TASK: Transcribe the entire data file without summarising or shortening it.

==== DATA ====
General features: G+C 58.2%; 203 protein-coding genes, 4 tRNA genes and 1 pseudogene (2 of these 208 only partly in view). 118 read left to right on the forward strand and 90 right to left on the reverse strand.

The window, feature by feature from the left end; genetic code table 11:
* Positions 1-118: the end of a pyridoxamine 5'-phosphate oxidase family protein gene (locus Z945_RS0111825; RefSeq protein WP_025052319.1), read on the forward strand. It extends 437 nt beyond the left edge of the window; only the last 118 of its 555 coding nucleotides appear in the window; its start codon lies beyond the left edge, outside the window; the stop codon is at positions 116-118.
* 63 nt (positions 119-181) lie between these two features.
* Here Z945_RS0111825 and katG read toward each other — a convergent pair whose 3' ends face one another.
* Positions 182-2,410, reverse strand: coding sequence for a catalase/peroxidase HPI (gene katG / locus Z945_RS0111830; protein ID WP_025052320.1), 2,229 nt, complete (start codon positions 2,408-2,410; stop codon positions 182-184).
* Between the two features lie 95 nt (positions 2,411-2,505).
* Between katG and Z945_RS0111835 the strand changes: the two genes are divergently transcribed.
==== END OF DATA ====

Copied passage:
General features: G+C 58.2%; 203 protein-coding genes, 4 tRNA genes and 1 pseudogene (2 of these 208 only partly in view). 118 read left to right on the forward strand and 90 right to left on the reverse strand.

The window, feature by feature from the left end; genetic code table 11:
* Positions 1-118: the end of a pyridoxamine 5'-phosphate oxidase family protein gene (locus Z945_RS0111825; RefSeq protein WP_025052319.1), read on the forward strand. It extends 437 nt beyond the left edge of the window; only the last 118 of its 555 coding nucleotides appear in the window; its start codon lies beyond the left edge, outside the window; the stop codon is at positions 116-118.
* 63 nt (positions 119-181) lie between these two features.
* Here Z945_RS0111825 and katG read toward each other — a convergent pair whose 3' ends face one another.
* Positions 182-2,410, reverse strand: coding sequence for a catalase/peroxidase HPI (gene katG / locus Z945_RS0111830; protein ID WP_025052320.1), 2,229 nt, complete (start codon positions 2,408-2,410; stop codon positions 182-184).
* Between the two features lie 95 nt (positions 2,411-2,505).
* Between katG and Z945_RS0111835 the strand changes: the two genes are divergently transcribed.